A History of the Study of Apocrypha in Early Medieval England

Authors

  • Brandon W. Hawk Rhode Island College

DOI:

https://doi.org/10.1558/bsor.37171

Keywords:

Anglo-Saxon England, apocrypha, history of Christianity, pseudepigrapha

Abstract

Literature written in England between about 500 and 1100 CE attests to a wide range of traditions, although it is clear that Christian sources were the most influential. Biblical apocrypha feature prominently across this corpus of literature, as early English authors clearly relied on a range of extra-biblical texts and traditions related to works under the umbrella of what have been called “Old Testament Pseudepigrapha” and “New Testament/Christian Apocrypha." While scholars of pseudepigrapha and apocrypha have long trained their eyes upon literature from the first few centuries of early Judaism and early Christianity, the medieval period has much to offer. This article presents a survey of significant developments and key threads in the history of scholarship on apocrypha in early medieval England. My purpose is not to offer a comprehensive bibliography, but to highlight major studies that have focused on the transmission of specific apocrypha, contributed to knowledge about medieval uses of apocrypha, and shaped the field from the nineteenth century up to the present. Bringing together major publications on the subject presents a striking picture of the state of the field as well as future directions.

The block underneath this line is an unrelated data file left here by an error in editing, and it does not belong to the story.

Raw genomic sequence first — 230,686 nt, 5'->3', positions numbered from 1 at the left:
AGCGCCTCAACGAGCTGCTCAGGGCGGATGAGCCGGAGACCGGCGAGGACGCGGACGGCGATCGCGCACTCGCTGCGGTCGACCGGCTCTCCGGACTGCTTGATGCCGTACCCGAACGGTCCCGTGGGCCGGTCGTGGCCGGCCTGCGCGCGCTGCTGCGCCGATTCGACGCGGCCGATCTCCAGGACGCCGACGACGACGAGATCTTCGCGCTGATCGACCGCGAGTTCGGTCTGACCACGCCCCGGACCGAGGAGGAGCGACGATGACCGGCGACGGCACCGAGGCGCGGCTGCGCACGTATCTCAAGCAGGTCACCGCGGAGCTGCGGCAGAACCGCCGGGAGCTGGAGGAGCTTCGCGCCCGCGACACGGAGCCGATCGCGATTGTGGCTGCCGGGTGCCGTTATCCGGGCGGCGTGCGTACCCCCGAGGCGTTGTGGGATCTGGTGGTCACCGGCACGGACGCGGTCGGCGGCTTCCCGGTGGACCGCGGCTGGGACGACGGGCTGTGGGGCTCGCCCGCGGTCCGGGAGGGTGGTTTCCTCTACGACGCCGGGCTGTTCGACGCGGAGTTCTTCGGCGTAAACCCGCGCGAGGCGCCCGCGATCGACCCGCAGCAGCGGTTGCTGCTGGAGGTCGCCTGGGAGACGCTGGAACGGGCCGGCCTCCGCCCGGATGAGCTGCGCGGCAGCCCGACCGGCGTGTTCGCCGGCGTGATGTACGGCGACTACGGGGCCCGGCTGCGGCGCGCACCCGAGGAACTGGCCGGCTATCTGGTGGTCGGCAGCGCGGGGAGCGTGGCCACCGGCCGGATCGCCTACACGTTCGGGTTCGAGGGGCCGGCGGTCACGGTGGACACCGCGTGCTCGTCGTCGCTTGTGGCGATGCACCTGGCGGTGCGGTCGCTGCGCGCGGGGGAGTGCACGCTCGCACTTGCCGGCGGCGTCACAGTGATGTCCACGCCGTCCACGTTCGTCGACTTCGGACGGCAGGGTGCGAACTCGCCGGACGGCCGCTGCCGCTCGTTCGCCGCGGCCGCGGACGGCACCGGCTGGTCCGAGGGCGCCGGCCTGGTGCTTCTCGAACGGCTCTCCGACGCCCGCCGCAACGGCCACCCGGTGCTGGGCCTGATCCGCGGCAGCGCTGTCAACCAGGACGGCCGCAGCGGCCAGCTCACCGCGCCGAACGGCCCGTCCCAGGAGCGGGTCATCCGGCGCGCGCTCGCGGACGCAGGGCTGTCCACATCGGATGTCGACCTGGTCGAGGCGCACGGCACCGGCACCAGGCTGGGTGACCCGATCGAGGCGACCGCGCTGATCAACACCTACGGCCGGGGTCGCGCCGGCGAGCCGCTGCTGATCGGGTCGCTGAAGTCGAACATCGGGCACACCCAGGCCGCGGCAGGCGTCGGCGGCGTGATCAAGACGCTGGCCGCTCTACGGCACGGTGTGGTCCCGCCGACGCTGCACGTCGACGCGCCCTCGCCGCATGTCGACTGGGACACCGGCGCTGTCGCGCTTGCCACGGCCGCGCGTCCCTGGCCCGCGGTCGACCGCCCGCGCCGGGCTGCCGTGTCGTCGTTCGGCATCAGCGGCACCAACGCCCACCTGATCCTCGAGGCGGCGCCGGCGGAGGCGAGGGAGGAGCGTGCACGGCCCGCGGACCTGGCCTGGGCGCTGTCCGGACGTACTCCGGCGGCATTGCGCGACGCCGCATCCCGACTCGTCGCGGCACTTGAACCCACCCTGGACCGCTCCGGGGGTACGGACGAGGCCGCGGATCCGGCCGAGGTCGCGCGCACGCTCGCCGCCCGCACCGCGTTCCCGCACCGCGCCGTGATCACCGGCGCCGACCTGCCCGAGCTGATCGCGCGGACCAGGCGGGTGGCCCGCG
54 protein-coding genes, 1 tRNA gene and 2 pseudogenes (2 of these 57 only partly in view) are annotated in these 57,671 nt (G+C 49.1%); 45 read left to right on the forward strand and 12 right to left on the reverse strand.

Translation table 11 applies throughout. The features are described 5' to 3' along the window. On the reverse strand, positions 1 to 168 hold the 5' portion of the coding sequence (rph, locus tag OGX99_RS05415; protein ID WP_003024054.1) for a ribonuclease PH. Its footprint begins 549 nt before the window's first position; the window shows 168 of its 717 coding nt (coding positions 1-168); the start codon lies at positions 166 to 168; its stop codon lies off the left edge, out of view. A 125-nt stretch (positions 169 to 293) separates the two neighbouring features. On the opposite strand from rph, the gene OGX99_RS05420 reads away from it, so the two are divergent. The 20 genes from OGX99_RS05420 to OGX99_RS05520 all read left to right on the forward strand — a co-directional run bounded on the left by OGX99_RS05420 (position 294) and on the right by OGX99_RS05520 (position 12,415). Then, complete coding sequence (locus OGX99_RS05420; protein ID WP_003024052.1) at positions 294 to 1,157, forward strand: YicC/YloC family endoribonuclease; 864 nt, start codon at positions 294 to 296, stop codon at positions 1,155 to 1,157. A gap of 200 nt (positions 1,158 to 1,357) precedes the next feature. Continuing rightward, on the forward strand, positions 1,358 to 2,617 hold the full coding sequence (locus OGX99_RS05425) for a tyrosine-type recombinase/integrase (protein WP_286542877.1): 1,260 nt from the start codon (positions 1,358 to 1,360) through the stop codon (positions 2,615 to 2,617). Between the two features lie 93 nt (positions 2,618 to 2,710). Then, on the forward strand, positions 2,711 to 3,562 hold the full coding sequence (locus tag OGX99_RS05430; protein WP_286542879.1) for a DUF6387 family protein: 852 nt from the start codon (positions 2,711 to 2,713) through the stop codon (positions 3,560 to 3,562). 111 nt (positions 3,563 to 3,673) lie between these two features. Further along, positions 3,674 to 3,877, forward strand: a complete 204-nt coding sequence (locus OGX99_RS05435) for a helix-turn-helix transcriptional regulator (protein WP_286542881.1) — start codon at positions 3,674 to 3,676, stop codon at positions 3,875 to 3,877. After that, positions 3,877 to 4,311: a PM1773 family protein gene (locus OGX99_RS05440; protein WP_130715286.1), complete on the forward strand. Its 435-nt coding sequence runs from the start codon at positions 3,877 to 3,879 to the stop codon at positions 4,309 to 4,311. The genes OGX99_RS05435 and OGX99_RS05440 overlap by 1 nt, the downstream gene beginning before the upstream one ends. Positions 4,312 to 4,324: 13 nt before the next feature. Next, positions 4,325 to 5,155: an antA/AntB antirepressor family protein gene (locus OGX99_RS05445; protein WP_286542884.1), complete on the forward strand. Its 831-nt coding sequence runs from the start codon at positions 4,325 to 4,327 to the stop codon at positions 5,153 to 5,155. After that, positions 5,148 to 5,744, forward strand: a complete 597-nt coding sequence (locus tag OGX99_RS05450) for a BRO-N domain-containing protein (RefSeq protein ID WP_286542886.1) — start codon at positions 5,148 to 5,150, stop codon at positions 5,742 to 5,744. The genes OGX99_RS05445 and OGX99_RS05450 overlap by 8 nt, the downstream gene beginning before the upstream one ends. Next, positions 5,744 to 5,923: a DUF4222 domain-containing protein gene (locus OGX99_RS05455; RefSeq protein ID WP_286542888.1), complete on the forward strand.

Author Biography

Brandon W. Hawk, Rhode Island College

Assistant Professor of English at Rhode Island College.

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2020-06-04

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Hawk, B. W. (2020). A History of the Study of Apocrypha in Early Medieval England. Bulletin for the Study of Religion, 48(3-4), 13-26. https://doi.org/10.1558/bsor.37171

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